Thousands of native spider crabs gather underneath Melbourne’s coast every winter. Researches want to know why
Every winter armies of native spider crabs gather in the shallow waters of Melbourne’s Port Phillip Bay, in what is one of the world’s most enduring ocean mysteries.
Within months, the crustaceans are gone, and disappear into the depths of the sea and no-one really knows where they go.
Researchers are still working out exactly why the phenomenon occurs, but hold several theories as to what may be going on.
Mystery surrounds aggregation
There is little scientific data collected around spider crabs, Deakin research fellow in spider crab ecology Dr Elodie Camprasse told 9news.com.au.
But she believes the species head to the shallow waters to crawl out of their shell, a process that leaves them extremely vulnerable.
“They need to grow out of their shell and harden a new shell,” Camprasse said.
“We think that process takes a day or two. During that time, the spider crabs are soft, which means they are vulnerable to predators. That’s the reason why we think they come together in such big numbers.
“If they are in the middle of a spider crab pile, it could reduce their chance of becoming a meal for predators (including) stingrays or smaller sharks. They try and munch on them often as they are easy targets.
“Their shell acts as an armour.”
Researchers observed more than 50,000 crabs gather over a three day period last year in the bay.
The crabs, usually orange to red-brown can reach 16cm across their shell and 40cm across their legs.
They usually generate the most attention during the winter months, when they come together also known as “aggregation”.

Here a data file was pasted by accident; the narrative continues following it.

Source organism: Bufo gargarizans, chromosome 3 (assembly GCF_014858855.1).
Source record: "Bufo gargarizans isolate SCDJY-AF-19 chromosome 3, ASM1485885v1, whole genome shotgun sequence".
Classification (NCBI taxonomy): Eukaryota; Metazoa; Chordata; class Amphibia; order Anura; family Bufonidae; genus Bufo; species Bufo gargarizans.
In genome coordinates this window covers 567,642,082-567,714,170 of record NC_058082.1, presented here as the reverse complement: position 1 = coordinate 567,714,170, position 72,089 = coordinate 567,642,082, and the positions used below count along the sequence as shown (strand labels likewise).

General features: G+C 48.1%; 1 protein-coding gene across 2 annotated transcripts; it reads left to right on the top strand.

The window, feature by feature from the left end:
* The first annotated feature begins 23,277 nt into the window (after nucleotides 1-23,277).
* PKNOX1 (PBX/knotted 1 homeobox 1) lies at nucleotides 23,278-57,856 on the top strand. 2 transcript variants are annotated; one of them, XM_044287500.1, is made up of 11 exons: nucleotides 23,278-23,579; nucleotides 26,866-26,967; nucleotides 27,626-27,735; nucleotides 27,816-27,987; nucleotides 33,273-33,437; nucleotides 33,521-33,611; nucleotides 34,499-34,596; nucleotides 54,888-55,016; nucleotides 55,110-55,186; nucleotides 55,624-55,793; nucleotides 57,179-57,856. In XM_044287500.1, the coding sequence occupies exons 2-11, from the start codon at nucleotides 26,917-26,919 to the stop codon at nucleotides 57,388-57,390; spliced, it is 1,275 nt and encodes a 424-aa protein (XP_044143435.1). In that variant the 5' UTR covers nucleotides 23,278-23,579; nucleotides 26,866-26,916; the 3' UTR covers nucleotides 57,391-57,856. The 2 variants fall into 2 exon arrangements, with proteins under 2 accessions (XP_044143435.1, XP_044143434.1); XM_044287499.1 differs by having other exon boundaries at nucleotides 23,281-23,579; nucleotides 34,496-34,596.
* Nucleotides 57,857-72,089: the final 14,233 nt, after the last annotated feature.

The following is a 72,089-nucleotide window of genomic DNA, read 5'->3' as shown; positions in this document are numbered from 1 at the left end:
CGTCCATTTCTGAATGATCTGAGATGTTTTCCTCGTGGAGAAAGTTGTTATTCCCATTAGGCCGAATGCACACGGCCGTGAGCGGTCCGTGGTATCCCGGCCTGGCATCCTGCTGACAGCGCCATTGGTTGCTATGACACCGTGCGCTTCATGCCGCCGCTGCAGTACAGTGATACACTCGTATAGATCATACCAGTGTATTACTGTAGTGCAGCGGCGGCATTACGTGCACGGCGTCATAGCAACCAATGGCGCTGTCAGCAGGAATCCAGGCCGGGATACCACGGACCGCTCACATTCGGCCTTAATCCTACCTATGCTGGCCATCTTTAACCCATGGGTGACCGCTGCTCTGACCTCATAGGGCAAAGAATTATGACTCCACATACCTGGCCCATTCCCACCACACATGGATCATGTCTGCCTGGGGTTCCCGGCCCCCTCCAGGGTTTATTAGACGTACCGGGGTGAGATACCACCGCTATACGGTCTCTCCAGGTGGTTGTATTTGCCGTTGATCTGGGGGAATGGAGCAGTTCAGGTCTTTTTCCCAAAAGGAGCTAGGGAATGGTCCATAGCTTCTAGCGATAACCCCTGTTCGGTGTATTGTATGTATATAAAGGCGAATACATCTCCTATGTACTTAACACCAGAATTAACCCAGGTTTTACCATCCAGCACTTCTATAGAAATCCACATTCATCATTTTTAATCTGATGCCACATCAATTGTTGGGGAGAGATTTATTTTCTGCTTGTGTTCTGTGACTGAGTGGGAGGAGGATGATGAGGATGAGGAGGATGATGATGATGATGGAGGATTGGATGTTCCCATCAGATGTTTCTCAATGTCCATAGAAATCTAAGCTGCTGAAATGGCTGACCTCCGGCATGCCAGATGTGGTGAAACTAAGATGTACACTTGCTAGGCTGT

Spider crabs have also been observed at different locations in Victoria, including on the Mornington and Bellarine peninsula.
“We don’t know much at all about how they choose the locations or what might trigger the aggregations,” Camprasse said.
“Some people think it might be related to water temperature or the moon cycle. We just don’t have enough data to say why.”
Community led research
A team of scientists at Deakin University hope the public can help learn more about the species through community led research.
Although the main project is based on the Mornington Peninsula, the citizen science program seeks the assistance of everyone, from recreational fishermen, divers, charter tour operators to collate data on the aggregation.
“These aggregations seem to happen at random times,” Camprasse said.
“Unlike some citizen science programs, we need our members to record both when they see spider crabs, but also when they don’t, so we can try and establish a pattern of when the aggregations happen.”
She said until more research is funded into the species, they will continue to remain a mystery.
“What fascinates me is how little we know about this species, they usually come together in deeper water and away from the shore, but this phenomenon has been potentially happening for more than decades,” Camprasse said.
“For them to come together in shallow water, like you can see them and yet there are so many answers we don’t have about their basic biology, it is very interesting.”